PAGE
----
John LeClair was in his fifth NHL season when he feels his career really began.
On Feb. 9, 1995, LeClair, a depth forward with the Montreal Canadiens, was traded, along with defenseman Eric Desjardins and forward Gilbert Dionne, to the Philadelphia Flyers for forward Mark Recchi.
LeClair was installed at left wing on a line with center Eric Lindros and right wing Mikael Renberg, and developed into one of the top U.S.-born goal-scorers in NHL history.
"I turned into a different player, getting traded and having the opportunity," LeClair said. "Being able to play with them, confidence is a big thing. You play with them, you have some success and your confidence grows."
LeClair (6-foot-3, 233 pounds), Lindros (6-4, 240) and Renberg (6-2, 235) became known as the "Legion of Doom," using their size, strength and skill to overwhelm opponents.
LeClair said he felt that chemistry in their second game together, when he scored a goal in a 3-1 victory against the New Jersey Devils.
"We played New Jersey up in New Jersey, that was the game where things started to go with [Renberg] and Eric," LeClair said. "We had a game with lots of chances. I scored my first goal as a Flyer, and you could tell there was some good chemistry there."
The line helped the Flyers end a five-season absence from the Stanley Cup Playoffs and reach the 1995 Eastern Conference Final and the 1997 Stanley Cup Final. From the day of the trade through the 1996-97 season, LeClair scored 126 goals, third in the League behind Jaromir Jagr (134) and Peter Bondra (128), and his 243 points were seventh.
"When I came to the Flyers I got the confidence in me as a player," LeClair said. "Playing with Eric and Mikael, I had some success and built that confidence."
The line was broken up after the Flyers lost to the Detroit Red Wings in the 1997 Cup Final, but LeClair still excelled. He became the only U.S.-born player (St. Albans, Vermont) with three straight 50-goal seasons (1995-98), part of a run of five straight seasons with at least 40. His 235 goals between 1995-96 and 1999-2000 were more than any player in the League.
LeClair finished his 16-season NHL career with 829 points (406 goals, 413 assists) in 967 regular-season games with the Canadiens, Flyers and Pittsburgh Penguins. He ranks ninth in goals and 15th in points among U.S.-born players. He helped the Canadiens win the Stanley Cup in 1993, scoring overtime goals in Games 3 and 4 of the Final against the Los Angeles Kings.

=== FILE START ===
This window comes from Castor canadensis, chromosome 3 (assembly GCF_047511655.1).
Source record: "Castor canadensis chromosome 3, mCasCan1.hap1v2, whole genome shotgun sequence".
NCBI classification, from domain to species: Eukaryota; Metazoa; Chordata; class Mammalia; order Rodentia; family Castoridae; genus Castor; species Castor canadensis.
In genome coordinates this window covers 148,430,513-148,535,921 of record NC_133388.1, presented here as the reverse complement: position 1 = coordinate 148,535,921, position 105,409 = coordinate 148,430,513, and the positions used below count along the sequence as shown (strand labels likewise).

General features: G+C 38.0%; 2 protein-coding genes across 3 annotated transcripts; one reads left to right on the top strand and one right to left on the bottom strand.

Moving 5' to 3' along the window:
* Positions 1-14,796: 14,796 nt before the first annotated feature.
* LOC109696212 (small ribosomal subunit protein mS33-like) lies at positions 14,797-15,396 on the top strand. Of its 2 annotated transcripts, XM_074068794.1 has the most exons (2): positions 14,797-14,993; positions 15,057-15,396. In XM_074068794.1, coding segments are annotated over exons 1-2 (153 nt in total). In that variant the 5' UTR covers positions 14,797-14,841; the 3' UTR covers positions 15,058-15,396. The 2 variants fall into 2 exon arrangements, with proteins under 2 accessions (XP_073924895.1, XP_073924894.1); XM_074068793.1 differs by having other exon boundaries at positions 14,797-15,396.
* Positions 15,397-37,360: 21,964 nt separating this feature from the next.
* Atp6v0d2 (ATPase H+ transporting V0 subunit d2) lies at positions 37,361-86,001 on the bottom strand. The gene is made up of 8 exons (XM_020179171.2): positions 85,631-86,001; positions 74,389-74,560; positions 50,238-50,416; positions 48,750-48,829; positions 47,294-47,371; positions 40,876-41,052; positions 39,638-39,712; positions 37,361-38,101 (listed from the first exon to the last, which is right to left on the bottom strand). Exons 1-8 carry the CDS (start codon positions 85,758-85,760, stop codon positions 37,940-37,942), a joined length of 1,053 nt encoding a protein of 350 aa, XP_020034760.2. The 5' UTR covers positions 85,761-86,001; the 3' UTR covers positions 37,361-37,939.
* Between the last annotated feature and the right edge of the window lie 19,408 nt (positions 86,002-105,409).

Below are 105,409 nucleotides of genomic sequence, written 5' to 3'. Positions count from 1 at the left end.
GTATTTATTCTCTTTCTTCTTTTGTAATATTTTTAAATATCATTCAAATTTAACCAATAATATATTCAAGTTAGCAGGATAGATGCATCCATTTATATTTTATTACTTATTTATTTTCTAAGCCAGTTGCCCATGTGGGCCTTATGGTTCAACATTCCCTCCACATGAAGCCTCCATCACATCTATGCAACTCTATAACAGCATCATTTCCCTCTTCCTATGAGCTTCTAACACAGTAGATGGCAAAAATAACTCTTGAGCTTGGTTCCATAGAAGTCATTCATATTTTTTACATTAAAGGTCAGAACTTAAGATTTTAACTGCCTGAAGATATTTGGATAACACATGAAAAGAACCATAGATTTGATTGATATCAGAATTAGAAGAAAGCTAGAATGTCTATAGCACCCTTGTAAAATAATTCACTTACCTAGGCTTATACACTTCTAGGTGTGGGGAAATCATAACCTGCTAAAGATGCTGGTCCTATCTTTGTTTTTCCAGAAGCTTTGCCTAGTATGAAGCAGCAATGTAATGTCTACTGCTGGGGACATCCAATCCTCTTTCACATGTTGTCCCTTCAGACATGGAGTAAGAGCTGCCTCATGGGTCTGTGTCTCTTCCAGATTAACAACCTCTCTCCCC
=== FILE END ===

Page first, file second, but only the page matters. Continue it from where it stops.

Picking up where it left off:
He also helped U.S. win the gold medal at the 1996 World Cup and the silver medal at the 2002 Salt Lake City Olympics. He was inducted into the U.S. Hockey Hall of Fame in 2009.
LeClair, 47, brings those experiences to his current job as a consultant with Sports Professional Management, the agency that represented him during his playing career, which ended after the 2006-07 season.
"I'm not an agent," LeClair said. "I do a lot of scouting for them. And a lot of consulting on what I think as far as potential clients and that kind of stuff."
Among the client list LeClair helps work with are Calgary Flames forward Johnny Gaudreau, forward Brandon Saad of the Columbus Blue Jackets, Boston Bruins defenseman Torey Krug and forward William Nylander of the Toronto Maple Leafs.
"Being able to play college hockey [four seasons at the University of Vermont], played Olympics, played for USA Hockey," LeClair said. "When I do talk to our guys I've got some basis of reference, because I've played a lot of stuff. I don't know everything, but I think through my experiences I can relate to some of the stuff they're going through. … Some of the times you're talking to these guys and you're looking for different ways to get through to them to phrase it that, 'It's not the end of the world,' or 'These are the kind of steps that happen as you progress through your career,' because I've been through it and countless other payers have been through it. But when you're going through it for the first time, it seems like it'll never end. It does help a little bit."
LeClair also recruits for the agency, advising on prospects from the bantam level through college. He said it requires some travel, but one benefit is being able to tailor his schedule around any family needs. That means he gets to spend quality time at home with his wife, or see his three children when he wants.
"My daughter is in college and the two boys are at prep school [in Connecticut]," LeClair said. "I've got a senior and junior in high school and a junior in college. … I get to spend a lot of time with my boys and my daughter, which I didn't when I was playing. Now I get a chance to catch up with those guys a little bit more."
LeClair coached his sons when they were younger and didn't rule out returning to coaching now that he and his wife are empty-nesters. But he said his current job keeps him satisfied and involved in the game.
'I enjoy meeting the kids and there's some real good kids out there," he said. "And I like the college game a lot. I think the college game is exciting. It's fun to go to. And you've seen the quality of play the last 10 years; it's good hockey at every level."